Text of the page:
An Exclusive LoveAuthor: Johanna Adorjan
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Featured in the October, 2010 magazine
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2. This book shifts in chronology, beginning many years after the suicide, and travelling forward and backward in both time and place. It uses supposition, research, memory, interview and imagination to construct the narrative. To what extent does the structure add to or detract from the tale? To what extent does the construction make this a more or less convincing story?
4. ‘What price love?’ Does love have a price? Should it? Can you understand Vera and Pista’s choice? How would you act in the same circumstances?
5. If a biography is a record of one’s life (as defined by the Macquarie dictionary) could this book be classed as such, despite its large sections of imaginative supposition? Must biography always be linked to verifiable evidence? Justify your view.
6. Consider the following thoughts on suicide:
7. Should the writing of a narrative, which uses the life of others, be constrained by ethical considerations? Might the novel be considered a somewhat selfish indulgence? Refer to pages 102 and 103 in your answer to this question.
8. What is suggested by the title An Exclusive Love? Is the love described therein selfish or is it exclusive in the sense that it is precious?
9. Read pages 82 and 83 aloud. These passages suggest that Adorján’s grandparents were not interested in their Jewish heritage. Why do you think this is the case? Contrast their lack of willingness to discuss their Jewish heritage with their own family against their eagerness to confess their Jewishness when first meeting Helene and her husband. (p.79)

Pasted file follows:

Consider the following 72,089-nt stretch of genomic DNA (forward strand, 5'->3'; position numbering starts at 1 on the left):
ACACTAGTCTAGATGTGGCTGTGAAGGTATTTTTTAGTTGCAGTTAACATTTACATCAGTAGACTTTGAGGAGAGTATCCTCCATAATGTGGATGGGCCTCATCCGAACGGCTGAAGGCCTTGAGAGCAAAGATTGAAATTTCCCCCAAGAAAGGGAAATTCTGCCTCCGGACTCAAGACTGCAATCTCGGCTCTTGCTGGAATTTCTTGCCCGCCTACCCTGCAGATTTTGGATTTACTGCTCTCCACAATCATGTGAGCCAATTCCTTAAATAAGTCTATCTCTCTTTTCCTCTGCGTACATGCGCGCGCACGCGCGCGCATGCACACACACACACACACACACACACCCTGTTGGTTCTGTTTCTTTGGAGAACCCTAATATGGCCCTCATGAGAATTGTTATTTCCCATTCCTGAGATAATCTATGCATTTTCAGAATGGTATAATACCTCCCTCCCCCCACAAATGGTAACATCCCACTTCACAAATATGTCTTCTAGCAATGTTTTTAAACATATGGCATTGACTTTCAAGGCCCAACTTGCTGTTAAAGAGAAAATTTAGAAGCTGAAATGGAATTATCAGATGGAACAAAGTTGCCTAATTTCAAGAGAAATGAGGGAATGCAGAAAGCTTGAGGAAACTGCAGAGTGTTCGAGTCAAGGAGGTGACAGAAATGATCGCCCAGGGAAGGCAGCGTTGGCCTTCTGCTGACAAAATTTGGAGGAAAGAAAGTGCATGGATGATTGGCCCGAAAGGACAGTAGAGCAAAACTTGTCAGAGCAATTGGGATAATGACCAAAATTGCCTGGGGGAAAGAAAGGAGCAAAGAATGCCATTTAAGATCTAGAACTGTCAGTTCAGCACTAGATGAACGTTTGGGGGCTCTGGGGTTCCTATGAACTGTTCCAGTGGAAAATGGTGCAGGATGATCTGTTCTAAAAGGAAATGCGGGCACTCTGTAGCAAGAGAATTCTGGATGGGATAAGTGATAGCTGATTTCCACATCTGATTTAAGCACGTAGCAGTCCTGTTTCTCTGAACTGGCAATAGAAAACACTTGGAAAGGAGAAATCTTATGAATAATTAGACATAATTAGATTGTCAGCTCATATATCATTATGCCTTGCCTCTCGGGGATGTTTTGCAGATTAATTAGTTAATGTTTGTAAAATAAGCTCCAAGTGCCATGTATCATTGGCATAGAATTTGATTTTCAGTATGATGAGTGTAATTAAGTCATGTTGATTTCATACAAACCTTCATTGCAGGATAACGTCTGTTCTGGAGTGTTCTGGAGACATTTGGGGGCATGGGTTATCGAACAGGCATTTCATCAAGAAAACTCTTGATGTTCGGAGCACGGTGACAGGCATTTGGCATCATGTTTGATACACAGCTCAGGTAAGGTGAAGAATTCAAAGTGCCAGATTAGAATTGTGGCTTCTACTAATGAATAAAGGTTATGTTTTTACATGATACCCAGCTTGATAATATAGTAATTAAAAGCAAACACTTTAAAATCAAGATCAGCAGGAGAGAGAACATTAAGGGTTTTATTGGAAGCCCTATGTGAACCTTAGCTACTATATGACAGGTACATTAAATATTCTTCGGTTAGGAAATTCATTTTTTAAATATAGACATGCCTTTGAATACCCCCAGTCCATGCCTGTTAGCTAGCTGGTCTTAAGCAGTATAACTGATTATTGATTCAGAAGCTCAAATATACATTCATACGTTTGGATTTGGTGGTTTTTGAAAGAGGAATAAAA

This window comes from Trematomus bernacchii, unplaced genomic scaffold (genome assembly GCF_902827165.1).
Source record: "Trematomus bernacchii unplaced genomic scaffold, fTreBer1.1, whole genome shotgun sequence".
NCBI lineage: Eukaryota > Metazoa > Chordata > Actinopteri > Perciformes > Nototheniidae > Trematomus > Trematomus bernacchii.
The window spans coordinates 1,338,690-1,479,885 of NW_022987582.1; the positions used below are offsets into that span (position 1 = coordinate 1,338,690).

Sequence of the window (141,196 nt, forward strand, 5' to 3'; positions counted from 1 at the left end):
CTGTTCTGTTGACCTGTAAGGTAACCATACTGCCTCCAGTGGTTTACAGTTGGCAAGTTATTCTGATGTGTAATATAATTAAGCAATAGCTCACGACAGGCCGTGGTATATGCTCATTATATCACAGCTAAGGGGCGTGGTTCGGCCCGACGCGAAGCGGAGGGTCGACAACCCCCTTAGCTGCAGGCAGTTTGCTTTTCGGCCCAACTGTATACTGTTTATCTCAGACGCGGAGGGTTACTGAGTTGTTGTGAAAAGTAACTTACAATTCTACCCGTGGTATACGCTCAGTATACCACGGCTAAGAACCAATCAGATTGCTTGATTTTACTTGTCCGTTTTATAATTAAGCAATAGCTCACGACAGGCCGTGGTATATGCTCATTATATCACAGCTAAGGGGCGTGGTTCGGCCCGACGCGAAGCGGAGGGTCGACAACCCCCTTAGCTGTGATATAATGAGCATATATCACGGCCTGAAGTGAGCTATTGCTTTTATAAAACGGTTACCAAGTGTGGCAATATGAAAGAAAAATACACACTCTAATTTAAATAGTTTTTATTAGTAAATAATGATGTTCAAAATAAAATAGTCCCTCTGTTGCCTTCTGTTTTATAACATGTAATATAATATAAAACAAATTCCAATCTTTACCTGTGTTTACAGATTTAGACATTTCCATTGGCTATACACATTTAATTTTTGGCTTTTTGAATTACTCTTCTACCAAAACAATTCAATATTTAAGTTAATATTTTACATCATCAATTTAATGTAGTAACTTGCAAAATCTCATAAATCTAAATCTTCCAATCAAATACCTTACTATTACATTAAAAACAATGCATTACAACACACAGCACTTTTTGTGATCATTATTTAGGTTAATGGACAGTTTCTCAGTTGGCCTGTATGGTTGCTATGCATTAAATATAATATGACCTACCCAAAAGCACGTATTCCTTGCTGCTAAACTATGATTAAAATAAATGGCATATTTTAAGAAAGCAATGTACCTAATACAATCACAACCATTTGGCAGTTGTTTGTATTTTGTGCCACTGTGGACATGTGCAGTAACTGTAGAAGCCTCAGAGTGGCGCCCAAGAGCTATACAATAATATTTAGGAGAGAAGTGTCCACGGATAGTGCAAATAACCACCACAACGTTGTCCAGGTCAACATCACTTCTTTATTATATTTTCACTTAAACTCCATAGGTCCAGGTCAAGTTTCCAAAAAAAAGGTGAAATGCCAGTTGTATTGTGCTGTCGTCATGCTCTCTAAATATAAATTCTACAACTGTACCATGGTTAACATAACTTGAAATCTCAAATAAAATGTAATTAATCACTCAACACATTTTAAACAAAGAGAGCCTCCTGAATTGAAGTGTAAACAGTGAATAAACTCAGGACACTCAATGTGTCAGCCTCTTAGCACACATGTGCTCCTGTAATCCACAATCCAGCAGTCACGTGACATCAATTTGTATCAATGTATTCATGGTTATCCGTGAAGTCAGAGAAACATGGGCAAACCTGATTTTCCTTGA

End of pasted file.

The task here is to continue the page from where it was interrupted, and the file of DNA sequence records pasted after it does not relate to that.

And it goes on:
10. Re-read the chapter, beginning on page 83, in which the author discusses her inherent sense of belonging on her trip to Israel. Why do you think she felt this way? Is identity innate?
11. In seeking to understand the double suicide of her grandparents, Adorján comes to understand that in her grandmother she had a kindred spirit. Adorján describes her deepest feelings of lack of belonging on page 50: ‘(I) don’t know where it comes from. Ever since I can remember I have felt as if I were in the way… That is my deepest conviction and at the same time my greatest fear… What extraordinary news—my grandmother felt just like me?’ Adorján’s ability to connect with her dead grandmother leads her to regret her childhood plan to have her ‘Copenhagen grandmother, whom I apparently resemble so much, come so far down in my estimation. She was temperamental, unpredictable and egotistic. Just like me…’ (p.144) By exploring the character of her grandmother, the writer finds this strong link to herself. In so doing, she comes to a better understanding of herself. So whose story is this?